A sign on the UC Santa Cruz campus
Lecturers at UC Santa Cruz could go on strike as early as August.
(Kevin Painchaud / Lookout Santa Cruz)
UC Santa Cruz

Another UC strike looming? Clouds gather at UCSC, elsewhere as lecturers authorize walkout

Nearing an impasse with the University of California system over wages and job security, non-tenured lecturers could go on strike within two to three months -- even as UC Santa Cruz and other schools are set to return to in-person classes.

After over two years of negotiations with the University of California, non-tenured lecturers across the UC system voted Friday, to authorize a strike — which could be their first in almost two decades.

Despite 96% of union members voting to authorize a strike, lecturers at UC Santa Cruz and other UC schools are not currently on strike. Here’s what must happen for a strike to take place:


4:58 PM, Jun 07, 2021This story originally misstated the nature of benefit eligibility for lecturers. It has since been corrected.

  • Contract negotiations between the lecturers union and UC President Michael Drake’s office — which have been going on for nearly 1½ years — need to reach an impasse.
  • A third-party mediator must be unsuccessful in aiding negotiations between the school and the union.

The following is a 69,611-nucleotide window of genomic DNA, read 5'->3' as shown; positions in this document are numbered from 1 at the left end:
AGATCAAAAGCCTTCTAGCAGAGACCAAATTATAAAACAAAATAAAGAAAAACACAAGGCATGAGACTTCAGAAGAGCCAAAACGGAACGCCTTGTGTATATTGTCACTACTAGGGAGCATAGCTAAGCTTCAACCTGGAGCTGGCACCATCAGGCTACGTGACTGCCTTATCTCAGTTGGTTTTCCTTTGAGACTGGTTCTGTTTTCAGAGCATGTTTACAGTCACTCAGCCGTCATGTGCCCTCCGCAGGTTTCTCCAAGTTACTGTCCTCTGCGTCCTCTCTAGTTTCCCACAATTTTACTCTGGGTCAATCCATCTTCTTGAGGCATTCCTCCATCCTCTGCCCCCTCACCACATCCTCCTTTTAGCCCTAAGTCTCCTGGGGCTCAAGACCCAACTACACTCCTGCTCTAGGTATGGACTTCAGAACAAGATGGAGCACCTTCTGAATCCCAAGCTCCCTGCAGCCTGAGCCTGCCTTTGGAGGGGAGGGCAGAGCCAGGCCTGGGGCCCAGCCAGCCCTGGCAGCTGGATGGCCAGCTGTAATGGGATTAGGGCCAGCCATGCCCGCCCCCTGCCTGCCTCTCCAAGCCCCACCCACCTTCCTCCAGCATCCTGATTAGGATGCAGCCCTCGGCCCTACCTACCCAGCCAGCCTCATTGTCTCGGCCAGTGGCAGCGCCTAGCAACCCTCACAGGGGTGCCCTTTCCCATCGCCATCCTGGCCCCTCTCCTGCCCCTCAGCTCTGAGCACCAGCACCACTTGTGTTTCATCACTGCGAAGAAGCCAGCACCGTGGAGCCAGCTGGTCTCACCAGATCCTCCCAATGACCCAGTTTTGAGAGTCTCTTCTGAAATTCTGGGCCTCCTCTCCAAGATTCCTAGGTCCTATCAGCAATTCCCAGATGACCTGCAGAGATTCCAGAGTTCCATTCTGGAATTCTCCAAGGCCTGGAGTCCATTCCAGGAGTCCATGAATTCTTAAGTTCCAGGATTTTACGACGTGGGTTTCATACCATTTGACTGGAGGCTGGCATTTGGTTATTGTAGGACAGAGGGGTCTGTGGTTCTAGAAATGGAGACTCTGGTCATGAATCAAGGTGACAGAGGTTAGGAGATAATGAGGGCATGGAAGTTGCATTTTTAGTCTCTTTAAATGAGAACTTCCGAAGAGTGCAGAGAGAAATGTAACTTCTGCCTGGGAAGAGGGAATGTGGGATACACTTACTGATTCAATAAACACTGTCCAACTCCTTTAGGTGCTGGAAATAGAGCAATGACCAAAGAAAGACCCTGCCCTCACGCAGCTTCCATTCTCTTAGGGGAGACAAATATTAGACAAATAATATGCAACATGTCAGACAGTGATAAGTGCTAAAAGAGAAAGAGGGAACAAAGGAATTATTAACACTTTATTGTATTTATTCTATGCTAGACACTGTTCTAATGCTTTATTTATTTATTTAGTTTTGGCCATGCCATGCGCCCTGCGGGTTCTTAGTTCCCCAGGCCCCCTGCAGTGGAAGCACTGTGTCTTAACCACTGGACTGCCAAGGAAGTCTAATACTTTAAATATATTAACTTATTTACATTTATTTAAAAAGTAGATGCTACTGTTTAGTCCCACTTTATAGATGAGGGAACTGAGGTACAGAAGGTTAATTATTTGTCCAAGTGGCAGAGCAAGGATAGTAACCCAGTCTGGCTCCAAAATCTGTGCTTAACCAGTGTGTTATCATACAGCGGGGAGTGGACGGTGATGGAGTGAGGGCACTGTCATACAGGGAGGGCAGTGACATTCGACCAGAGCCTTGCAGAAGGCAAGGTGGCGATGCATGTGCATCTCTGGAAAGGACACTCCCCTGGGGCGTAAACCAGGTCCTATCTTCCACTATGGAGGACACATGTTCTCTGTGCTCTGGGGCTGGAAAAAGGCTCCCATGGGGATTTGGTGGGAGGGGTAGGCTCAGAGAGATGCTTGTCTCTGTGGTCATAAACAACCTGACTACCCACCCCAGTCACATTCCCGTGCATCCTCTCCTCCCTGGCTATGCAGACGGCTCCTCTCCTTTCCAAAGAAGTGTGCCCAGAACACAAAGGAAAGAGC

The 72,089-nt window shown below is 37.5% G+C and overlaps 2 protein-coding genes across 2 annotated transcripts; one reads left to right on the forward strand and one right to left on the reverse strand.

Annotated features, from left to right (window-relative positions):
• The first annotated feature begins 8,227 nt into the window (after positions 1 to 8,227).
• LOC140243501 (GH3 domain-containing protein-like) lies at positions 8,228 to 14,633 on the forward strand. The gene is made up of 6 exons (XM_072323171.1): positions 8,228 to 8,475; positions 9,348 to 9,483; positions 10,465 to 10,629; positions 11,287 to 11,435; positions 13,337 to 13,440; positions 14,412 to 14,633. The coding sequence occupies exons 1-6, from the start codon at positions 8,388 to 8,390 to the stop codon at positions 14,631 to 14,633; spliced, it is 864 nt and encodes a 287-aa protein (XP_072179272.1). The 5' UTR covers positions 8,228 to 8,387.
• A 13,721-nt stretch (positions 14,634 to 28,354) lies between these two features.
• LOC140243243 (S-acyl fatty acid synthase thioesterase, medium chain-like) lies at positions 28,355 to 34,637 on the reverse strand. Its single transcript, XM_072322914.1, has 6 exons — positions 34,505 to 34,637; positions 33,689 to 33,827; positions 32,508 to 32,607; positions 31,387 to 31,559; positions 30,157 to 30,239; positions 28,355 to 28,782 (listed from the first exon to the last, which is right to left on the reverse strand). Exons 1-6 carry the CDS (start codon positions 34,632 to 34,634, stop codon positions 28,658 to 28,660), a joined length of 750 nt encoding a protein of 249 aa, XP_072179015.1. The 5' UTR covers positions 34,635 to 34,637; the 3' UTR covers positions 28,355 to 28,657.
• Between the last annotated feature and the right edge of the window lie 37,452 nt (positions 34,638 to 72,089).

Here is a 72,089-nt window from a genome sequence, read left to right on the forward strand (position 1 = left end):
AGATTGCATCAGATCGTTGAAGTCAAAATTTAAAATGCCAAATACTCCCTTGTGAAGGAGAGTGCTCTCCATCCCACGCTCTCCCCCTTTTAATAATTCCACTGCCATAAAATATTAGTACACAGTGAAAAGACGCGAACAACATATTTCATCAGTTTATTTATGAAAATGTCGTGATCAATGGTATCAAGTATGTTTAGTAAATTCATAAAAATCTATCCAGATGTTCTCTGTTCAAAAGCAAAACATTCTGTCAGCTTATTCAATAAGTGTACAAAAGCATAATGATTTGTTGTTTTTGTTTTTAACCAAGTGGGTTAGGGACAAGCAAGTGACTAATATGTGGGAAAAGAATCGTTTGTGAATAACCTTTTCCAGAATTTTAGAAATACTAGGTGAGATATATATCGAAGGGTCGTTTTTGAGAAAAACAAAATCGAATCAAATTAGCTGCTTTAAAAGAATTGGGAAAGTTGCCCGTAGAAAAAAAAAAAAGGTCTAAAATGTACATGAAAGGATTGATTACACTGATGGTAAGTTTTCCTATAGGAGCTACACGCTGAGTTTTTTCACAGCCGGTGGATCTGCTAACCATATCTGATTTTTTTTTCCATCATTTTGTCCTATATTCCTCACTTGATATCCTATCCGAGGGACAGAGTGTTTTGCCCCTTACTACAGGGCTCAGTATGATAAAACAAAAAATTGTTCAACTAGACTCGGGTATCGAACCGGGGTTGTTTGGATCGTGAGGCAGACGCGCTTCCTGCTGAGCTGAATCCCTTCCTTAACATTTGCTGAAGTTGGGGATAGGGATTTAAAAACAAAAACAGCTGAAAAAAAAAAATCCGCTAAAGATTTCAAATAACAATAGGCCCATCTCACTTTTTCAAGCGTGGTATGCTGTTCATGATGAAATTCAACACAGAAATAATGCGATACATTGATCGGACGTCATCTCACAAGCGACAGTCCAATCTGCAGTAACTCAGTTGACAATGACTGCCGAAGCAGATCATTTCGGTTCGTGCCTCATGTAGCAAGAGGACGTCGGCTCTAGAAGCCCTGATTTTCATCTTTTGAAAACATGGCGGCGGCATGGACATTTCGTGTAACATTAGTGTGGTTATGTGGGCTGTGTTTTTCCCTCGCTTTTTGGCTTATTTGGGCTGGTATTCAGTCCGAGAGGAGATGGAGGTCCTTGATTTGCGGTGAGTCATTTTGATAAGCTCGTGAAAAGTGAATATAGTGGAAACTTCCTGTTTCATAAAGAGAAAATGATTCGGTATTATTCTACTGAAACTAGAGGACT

As a result, a walkout could come in two to three months and could affect a UC Santa Cruz campus still roiled by a strike by graduate students when the COVID-19 pandemic took instruction online and which is preparing to return to mainly in-person classes this fall.

Michael Drake
(Via UC Berkeley)

Last week’s vote — which came 10 days after UC President Michael Drake announced a 3% wage increase for all non-unionized workers across the UC system — played out after a series of failed negotiations between the school system and lecturers who have gone without a contract for months.

Union leaders say Drake’s announcement was seen by many lecturers, who make a median salary of $19,067 a year, as a slight given that the UC has proposed a 2.5% salary increase for them.

“Our members are really riled up over it,” University Council-American Federation of Teachers Santa Cruz field rep Jeb Purucker said. “The UC has been stonewalling us on wage increases and is now very publicly telling all of their non-represented staff that they can have the raise that they won’t give us.”

Ryan King, a spokesperson for the president’s office, said university negotiators have offered lecturers substantial increases in job security and compensation.

“We believe that our proposal demonstrates our good faith and recognition of the invaluable instructional role lecturers play in educating our students,” King said. “The university remains hopeful that we can reach an agreement.”

At the most recent bargaining session between the University of California Office of the President and the UC-AFT, lecturers delivered their “last, best and final” contract proposal detailing their demands for increased job security, wage compensation and equitable workload.

If Drake’s office doesn’t approve the union’s contract proposal, negotiations will go into an impasse, during which a third-party mediator will lead discussions between both parties, enter a fact-finding phase, then present a recommendation. At the end of the impasse process, union members could decide to strike.